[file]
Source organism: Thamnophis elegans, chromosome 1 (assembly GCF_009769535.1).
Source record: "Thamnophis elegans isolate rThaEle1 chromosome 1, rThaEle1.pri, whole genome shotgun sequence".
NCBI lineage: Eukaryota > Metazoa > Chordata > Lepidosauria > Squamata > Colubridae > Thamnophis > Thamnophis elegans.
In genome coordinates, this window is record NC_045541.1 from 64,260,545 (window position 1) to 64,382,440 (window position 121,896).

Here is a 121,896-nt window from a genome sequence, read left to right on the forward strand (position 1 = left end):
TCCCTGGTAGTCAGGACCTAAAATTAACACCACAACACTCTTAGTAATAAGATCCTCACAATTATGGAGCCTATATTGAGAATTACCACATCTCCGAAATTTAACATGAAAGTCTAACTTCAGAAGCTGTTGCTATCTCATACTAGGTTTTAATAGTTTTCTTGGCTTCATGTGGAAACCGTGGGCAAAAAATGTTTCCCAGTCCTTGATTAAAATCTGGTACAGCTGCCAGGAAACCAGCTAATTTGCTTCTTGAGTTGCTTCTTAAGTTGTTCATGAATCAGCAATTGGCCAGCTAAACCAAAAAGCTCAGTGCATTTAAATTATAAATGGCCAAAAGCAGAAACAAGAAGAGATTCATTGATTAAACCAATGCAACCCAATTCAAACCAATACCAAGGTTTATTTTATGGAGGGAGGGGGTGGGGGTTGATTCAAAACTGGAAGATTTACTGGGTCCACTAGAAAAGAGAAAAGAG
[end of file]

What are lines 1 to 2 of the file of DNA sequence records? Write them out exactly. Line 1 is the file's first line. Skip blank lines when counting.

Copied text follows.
Source organism: Thamnophis elegans, chromosome 1 (assembly GCF_009769535.1).
Source record: "Thamnophis elegans isolate rThaEle1 chromosome 1, rThaEle1.pri, whole genome shotgun sequence".